During oil production from underground oil reservoirs, only a fraction of oil tends to be extracted during the primary recovery phase, prior to the oil reservoir becoming too depleted to push additional oil out naturally. Secondary recovery techniques are then employed, which consist of injecting a fluid into the reservoir to displace additional oil. Normally the injected fluid is less viscous than the oil which can lead to fingering phenomena: fingers of the driving fluid break through the oil, after which additional injected fluid will continue to follow the already established flow paths, without displacing anymore oil. After primary and secondary oil recovery, 65% of the oil, on average, is left in the reservoir. This residual oil is a target for enhanced oil recovery. Tertiary recovery techniques use various strategies to increase the oil extraction. One such tertiary technique is ‘foam improved oil recovery’. This uses the fact that foam is relatively immobile in an oil reservoir due to the forces that are required to drive foam films through the channels in a porous medium. This relative immobility of foam helps to suppress the fingering phenomena leading to a higher oil recovery and production. The mechanisms governing foam propagation in porous media is poorly understood leaving many questions open such as effects of foam quality and heterogeneity of porous media on the dynamics foam propagation. The specific objectives of this project are to combine cutting-edge experimental and theoretical techniques to describe the dynamics of foam propagation in porous media. For further details and information please contact Dr Nima Shokri, e-mail [email protected].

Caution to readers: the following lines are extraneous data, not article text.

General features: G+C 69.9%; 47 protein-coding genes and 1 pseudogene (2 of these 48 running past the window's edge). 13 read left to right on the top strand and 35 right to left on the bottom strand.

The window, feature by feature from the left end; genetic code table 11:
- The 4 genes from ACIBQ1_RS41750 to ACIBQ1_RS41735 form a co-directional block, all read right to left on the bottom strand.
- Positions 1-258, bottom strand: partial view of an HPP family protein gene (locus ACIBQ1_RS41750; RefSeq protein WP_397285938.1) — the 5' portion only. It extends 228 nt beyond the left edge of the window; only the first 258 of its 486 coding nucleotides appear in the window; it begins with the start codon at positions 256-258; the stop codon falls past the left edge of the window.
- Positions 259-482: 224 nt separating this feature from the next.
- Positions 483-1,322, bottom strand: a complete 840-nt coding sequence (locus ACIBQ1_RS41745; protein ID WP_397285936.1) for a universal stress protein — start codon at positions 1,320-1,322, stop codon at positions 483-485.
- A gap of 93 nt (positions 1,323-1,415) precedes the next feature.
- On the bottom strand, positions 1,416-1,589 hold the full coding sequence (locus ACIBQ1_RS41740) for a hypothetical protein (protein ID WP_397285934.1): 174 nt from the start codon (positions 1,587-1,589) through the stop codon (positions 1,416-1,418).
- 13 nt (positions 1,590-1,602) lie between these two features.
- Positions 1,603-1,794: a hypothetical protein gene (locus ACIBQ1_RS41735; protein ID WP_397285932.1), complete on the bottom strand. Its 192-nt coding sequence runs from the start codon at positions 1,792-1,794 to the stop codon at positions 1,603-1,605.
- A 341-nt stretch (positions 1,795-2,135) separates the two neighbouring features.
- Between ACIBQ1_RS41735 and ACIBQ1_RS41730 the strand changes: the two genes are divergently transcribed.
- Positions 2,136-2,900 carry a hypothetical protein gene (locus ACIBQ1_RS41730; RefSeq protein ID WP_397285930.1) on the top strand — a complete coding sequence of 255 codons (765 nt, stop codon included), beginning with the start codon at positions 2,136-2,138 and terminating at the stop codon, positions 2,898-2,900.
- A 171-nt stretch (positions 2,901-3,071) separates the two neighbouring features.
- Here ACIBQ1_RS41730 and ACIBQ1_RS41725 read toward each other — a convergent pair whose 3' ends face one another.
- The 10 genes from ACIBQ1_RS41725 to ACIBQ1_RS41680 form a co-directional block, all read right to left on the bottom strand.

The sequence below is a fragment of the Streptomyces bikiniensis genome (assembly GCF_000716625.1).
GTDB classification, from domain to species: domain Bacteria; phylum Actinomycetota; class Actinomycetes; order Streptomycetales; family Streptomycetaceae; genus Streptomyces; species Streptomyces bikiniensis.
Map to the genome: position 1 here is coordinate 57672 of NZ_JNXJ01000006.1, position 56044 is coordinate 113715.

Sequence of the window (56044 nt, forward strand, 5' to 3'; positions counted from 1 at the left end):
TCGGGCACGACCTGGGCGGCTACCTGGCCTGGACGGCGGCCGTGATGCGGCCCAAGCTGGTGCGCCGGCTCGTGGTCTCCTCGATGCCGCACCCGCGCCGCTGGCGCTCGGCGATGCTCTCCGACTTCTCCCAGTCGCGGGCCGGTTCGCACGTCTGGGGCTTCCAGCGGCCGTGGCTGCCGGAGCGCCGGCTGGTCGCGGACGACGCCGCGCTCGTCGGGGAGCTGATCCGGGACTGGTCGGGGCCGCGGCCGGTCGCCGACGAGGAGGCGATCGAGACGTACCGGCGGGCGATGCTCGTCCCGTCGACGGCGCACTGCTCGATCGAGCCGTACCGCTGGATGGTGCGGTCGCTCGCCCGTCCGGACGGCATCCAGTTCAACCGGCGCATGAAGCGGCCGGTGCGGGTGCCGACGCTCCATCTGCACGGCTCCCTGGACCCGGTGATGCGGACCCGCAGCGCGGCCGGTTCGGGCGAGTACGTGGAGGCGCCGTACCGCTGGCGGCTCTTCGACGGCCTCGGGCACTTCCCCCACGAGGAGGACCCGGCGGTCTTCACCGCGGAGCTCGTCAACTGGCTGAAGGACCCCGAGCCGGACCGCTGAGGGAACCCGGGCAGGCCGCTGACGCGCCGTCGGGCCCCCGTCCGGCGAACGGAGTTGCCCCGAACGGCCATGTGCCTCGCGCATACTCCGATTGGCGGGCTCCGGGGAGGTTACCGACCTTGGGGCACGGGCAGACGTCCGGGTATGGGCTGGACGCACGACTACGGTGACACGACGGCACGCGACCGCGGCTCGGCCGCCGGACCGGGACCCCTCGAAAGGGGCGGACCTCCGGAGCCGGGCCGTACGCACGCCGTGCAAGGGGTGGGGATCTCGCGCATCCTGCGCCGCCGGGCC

A degree in one of the following is preferred: environmental engineering, mechanical engineering, chemical engineering, environmental science or petroleum engineering